Bad loans seems to be a recurring theme. Sweden’s economy, and related exchange traded fund (ETF), is in a vulnerable position as potential loses in Swedish banks are mounting.

Fitch Ratings Ltd. calculates that Swedish bank writedowns for Eastern Europe could cost Sweden 5% of its GDP, even if there is no devaluation in the region’s currencies, report Niklas Magnusson and Aaron Eglitis for Bloomberg. Loan losses reduce the income credits of the current account and would increase the government’s borrowing requirements.

All told, Swebank AB and SEB AB, the largest banks in the Baltics, have loaned more than $48 billion to the region, or respectively 17% and 13% of total loans. The banks will potentially need to write down $21.5 billion to $37.9 billion for this year and the next.

After a series of stress tests, Swedish banks show adequate levels of capital, writes Anna Molin for The Wall Street Journal. But the banking atmosphere is sill steeped with pessimism; as a result, equity investors could insist on banks holding more than the current 7% of Tier 1 capital.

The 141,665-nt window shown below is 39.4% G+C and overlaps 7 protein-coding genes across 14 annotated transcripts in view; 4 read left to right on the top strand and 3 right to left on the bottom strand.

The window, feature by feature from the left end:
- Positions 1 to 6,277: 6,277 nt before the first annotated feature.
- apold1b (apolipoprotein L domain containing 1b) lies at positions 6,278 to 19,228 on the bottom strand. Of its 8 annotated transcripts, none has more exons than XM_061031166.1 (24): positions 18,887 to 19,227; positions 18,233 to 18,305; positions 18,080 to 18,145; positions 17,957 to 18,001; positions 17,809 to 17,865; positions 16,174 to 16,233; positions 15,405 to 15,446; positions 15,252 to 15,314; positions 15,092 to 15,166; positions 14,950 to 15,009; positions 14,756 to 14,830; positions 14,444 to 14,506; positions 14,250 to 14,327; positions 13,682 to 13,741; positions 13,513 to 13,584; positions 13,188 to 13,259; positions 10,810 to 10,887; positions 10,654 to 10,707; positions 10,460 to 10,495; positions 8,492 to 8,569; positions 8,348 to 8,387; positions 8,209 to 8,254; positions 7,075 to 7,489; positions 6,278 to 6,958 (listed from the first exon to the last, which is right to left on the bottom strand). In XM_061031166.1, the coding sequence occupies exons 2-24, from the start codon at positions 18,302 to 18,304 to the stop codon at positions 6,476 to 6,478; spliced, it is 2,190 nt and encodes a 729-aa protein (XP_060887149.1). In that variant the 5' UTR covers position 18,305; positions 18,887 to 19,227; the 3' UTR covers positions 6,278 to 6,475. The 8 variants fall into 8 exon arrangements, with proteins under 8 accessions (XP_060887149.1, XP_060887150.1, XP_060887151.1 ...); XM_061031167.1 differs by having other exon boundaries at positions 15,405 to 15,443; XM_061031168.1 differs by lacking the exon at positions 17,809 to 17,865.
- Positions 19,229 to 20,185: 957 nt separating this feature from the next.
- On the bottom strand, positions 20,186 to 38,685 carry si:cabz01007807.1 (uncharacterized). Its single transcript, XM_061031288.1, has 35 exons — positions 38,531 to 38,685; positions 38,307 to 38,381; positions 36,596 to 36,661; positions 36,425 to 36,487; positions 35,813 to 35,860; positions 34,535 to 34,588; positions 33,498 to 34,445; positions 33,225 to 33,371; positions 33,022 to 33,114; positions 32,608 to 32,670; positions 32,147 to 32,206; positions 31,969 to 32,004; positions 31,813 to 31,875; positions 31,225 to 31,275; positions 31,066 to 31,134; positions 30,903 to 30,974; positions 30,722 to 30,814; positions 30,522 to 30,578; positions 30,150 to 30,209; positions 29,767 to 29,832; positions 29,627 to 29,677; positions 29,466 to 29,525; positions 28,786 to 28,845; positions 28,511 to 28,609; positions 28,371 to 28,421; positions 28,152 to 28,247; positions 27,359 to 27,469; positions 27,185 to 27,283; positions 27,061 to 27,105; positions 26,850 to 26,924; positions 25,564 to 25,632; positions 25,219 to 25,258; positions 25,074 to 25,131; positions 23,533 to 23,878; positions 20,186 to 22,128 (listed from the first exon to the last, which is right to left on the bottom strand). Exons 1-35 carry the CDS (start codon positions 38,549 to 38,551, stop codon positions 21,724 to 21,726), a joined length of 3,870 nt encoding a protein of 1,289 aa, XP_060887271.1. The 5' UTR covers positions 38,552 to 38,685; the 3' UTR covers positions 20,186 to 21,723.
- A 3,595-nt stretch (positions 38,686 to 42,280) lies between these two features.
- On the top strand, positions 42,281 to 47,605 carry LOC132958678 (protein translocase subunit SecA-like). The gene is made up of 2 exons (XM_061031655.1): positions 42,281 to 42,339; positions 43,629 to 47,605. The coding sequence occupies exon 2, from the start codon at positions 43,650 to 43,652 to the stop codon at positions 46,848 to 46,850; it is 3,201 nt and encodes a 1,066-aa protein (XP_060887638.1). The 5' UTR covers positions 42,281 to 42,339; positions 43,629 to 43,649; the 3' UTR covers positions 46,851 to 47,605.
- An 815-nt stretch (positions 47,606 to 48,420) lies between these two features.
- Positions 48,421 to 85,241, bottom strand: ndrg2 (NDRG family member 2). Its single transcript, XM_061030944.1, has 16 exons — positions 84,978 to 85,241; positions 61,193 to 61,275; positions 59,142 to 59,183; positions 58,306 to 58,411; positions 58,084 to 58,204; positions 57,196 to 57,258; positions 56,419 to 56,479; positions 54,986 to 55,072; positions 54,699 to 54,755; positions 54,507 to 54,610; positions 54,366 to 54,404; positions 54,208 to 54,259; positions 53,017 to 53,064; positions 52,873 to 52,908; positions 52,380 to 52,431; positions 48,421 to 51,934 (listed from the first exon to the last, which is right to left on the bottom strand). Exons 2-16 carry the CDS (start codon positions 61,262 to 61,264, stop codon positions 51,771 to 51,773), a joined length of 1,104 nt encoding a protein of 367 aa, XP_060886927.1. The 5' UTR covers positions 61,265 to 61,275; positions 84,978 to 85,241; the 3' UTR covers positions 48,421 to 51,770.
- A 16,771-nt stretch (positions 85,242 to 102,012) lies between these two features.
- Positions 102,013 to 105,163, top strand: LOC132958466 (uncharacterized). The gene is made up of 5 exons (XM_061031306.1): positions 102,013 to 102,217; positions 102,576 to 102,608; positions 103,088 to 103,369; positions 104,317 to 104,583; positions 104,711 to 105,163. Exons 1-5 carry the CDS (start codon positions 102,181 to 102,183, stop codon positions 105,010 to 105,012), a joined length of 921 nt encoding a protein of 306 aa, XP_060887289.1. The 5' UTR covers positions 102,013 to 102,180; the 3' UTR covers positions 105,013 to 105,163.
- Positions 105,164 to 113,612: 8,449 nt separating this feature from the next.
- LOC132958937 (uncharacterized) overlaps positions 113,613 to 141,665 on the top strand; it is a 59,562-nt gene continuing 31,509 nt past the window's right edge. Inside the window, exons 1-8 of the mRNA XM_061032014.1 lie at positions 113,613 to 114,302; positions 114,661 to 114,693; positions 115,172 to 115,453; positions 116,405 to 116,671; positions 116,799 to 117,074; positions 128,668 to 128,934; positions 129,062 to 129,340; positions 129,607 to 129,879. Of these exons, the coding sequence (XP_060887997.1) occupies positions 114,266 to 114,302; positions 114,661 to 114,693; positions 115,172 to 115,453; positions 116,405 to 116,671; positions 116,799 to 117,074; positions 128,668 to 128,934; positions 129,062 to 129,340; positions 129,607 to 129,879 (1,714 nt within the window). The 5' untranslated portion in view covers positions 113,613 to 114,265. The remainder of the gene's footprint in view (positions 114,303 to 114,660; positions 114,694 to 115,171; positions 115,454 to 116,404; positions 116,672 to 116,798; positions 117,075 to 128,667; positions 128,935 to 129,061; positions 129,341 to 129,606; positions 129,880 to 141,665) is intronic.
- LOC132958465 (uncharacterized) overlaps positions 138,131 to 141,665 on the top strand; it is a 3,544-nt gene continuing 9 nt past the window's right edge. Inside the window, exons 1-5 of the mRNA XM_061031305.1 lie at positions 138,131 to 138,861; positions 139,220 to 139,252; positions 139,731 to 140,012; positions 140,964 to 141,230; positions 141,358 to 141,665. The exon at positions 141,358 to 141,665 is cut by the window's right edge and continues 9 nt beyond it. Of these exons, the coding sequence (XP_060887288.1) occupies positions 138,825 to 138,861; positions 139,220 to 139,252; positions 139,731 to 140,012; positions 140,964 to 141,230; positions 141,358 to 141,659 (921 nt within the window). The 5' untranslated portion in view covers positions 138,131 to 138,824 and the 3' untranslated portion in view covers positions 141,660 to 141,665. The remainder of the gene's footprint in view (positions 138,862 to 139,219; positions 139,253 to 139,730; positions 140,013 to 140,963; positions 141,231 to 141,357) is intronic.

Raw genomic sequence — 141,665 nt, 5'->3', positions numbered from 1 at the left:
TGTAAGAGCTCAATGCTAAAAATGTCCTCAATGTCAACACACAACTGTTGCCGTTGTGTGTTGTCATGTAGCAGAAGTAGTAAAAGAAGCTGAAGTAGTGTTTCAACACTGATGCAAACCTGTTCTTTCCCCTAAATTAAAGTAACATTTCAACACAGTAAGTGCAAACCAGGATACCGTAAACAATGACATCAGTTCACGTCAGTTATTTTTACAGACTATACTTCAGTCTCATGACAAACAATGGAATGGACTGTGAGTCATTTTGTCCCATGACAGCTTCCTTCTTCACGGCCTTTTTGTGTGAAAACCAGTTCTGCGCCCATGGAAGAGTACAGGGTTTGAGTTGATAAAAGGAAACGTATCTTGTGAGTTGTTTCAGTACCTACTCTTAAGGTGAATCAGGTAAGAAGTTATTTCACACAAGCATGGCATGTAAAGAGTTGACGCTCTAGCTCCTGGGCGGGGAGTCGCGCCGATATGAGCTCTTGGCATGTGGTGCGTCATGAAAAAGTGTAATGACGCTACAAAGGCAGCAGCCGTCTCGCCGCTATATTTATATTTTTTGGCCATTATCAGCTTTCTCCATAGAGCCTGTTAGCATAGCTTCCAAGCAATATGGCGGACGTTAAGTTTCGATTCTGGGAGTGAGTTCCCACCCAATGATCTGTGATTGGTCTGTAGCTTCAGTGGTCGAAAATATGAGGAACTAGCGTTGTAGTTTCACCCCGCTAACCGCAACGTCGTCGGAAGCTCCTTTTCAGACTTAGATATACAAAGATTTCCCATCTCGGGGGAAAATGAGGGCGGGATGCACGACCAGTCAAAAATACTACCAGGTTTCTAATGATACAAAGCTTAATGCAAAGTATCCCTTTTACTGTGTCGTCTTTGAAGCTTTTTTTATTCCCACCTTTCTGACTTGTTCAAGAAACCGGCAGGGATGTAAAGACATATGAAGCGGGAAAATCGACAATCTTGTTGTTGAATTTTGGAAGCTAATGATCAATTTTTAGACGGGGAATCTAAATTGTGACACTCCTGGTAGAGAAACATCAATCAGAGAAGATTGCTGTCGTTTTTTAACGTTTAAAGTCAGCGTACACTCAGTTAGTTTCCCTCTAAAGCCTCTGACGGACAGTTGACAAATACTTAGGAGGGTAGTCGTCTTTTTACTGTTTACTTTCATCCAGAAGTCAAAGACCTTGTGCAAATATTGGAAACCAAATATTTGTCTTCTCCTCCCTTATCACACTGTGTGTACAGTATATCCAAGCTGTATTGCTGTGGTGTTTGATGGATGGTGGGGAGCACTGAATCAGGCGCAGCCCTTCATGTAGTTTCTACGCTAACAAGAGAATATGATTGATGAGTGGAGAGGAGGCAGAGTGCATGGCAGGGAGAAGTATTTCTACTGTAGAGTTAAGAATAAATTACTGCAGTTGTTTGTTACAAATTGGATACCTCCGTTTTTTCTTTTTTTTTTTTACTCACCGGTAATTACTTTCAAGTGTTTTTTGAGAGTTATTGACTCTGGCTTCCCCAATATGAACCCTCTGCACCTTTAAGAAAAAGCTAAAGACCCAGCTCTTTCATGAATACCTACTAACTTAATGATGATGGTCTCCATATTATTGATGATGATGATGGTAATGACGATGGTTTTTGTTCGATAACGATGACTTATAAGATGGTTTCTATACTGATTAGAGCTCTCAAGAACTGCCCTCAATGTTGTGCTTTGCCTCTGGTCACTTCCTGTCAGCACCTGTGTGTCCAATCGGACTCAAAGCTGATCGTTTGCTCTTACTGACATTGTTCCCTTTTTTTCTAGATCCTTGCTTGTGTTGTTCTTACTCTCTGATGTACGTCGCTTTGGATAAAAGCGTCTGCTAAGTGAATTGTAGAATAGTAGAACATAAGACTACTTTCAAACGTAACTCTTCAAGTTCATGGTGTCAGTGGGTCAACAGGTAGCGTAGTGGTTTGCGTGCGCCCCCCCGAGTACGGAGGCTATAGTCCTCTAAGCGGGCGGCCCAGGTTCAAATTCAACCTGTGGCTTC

In other news, General Motors (GM) is selling Saab to the Koenigsegg Group, a new firm that is backed by Norweigian and U.S. investors, according to Reuters. Founder Christian von Koenigsegg is fairly optimistic about Saab earning a positive cash flow after 2010 and he will be reshaping the company for the long-term.

  • iShares MSCI Sweden Index (EWD): up 16% year-to-date


For more information on Sweden, visit our Sweden category.

Max Chen contributed to this article.

The opinions and forecasts expressed herein are solely those of Tom Lydon, and may not actually come to pass. Information on this site should not be used or construed as an offer to sell, a solicitation of an offer to buy, or a recommendation for any product.